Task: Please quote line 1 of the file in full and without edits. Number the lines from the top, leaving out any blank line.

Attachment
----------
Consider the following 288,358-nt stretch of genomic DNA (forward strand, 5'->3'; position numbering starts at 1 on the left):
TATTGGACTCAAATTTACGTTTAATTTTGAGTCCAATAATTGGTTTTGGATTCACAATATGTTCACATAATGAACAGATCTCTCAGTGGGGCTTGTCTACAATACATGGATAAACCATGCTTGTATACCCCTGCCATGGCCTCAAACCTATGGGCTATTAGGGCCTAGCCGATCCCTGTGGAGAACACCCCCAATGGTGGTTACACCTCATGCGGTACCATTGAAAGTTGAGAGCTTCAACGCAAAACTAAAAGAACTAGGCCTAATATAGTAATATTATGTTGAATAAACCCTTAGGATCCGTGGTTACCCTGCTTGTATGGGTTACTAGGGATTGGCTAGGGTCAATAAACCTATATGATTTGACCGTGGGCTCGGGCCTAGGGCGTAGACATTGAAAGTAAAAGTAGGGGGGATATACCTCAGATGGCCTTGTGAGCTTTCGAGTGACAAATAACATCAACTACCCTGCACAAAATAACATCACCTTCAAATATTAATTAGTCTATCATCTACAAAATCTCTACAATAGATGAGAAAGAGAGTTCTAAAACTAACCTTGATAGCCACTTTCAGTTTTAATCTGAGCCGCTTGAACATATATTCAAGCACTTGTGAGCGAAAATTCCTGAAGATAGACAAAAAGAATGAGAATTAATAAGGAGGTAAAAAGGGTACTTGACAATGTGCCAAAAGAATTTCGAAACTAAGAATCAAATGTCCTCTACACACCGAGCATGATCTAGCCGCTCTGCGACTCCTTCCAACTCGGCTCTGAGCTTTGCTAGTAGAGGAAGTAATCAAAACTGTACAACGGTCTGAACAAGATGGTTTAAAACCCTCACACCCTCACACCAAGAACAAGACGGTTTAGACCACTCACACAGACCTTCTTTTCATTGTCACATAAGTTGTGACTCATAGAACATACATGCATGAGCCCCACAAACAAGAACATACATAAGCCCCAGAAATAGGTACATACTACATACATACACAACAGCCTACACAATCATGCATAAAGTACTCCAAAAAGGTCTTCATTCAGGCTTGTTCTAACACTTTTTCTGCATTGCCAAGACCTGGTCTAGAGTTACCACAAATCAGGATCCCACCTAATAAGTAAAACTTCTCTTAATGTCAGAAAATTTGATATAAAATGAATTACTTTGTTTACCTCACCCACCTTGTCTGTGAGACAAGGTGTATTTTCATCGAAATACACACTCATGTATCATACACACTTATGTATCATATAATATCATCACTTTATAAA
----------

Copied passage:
Consider the following 288,358-nt stretch of genomic DNA (forward strand, 5'->3'; position numbering starts at 1 on the left):